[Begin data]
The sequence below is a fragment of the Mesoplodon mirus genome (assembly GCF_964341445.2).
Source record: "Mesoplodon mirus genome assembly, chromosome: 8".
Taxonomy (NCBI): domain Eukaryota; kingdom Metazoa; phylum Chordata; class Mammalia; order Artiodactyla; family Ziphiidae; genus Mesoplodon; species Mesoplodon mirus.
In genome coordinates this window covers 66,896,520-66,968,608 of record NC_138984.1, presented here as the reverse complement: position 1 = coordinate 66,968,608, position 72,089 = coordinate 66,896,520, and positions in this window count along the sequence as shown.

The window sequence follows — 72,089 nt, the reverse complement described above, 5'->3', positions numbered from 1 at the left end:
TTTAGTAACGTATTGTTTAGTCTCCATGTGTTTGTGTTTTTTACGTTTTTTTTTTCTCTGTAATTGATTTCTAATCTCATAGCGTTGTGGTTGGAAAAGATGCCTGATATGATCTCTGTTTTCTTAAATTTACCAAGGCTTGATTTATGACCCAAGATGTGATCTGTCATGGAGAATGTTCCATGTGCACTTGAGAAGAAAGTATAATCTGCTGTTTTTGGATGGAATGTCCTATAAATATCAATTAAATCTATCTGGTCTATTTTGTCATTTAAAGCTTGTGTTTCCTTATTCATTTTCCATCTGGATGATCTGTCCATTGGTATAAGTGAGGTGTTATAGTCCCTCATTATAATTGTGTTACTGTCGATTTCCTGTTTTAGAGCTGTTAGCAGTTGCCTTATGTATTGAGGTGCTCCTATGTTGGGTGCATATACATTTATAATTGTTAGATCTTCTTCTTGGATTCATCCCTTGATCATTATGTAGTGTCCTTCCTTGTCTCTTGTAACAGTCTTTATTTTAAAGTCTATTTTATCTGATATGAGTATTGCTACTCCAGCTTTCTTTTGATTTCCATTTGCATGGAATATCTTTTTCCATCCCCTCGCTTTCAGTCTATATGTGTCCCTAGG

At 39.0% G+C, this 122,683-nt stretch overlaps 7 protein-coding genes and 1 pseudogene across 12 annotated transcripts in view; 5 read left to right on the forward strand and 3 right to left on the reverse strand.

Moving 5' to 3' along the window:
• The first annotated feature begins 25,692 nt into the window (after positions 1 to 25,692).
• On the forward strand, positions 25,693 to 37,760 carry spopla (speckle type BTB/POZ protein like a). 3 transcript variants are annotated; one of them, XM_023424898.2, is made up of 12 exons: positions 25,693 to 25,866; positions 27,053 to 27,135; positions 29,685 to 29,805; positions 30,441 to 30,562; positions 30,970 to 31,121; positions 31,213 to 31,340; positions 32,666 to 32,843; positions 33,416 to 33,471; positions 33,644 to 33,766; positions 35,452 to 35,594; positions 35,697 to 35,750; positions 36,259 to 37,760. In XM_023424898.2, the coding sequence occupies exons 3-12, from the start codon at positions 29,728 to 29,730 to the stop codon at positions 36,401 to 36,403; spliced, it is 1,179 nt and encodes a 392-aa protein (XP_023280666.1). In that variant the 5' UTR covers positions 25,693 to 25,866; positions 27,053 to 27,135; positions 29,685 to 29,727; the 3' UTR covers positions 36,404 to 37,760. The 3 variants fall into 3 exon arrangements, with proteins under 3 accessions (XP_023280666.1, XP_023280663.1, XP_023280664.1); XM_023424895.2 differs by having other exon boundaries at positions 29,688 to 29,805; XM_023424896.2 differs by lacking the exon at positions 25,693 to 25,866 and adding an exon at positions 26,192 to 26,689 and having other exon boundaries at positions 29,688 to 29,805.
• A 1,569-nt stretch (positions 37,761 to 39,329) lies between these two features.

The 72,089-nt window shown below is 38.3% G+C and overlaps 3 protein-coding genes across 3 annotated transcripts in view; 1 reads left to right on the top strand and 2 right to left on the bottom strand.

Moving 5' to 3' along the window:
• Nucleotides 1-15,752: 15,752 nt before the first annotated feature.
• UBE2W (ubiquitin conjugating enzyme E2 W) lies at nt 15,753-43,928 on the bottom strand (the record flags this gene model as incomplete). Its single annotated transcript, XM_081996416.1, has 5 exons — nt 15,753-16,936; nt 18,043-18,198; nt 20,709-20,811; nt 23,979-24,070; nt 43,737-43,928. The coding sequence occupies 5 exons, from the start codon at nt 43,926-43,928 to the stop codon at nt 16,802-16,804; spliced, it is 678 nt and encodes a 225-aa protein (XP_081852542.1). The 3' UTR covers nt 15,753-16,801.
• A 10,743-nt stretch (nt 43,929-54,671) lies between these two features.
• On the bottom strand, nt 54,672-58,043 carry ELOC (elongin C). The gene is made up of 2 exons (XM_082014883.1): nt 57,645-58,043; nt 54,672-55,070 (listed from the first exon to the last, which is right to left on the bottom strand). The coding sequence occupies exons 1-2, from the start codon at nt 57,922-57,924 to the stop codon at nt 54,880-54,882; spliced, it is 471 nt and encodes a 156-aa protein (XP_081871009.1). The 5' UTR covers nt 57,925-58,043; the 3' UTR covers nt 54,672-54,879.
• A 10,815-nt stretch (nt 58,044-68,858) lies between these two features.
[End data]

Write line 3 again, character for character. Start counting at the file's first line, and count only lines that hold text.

Taxonomy (NCBI): domain Eukaryota; kingdom Metazoa; phylum Chordata; class Mammalia; order Artiodactyla; family Ziphiidae; genus Mesoplodon; species Mesoplodon mirus.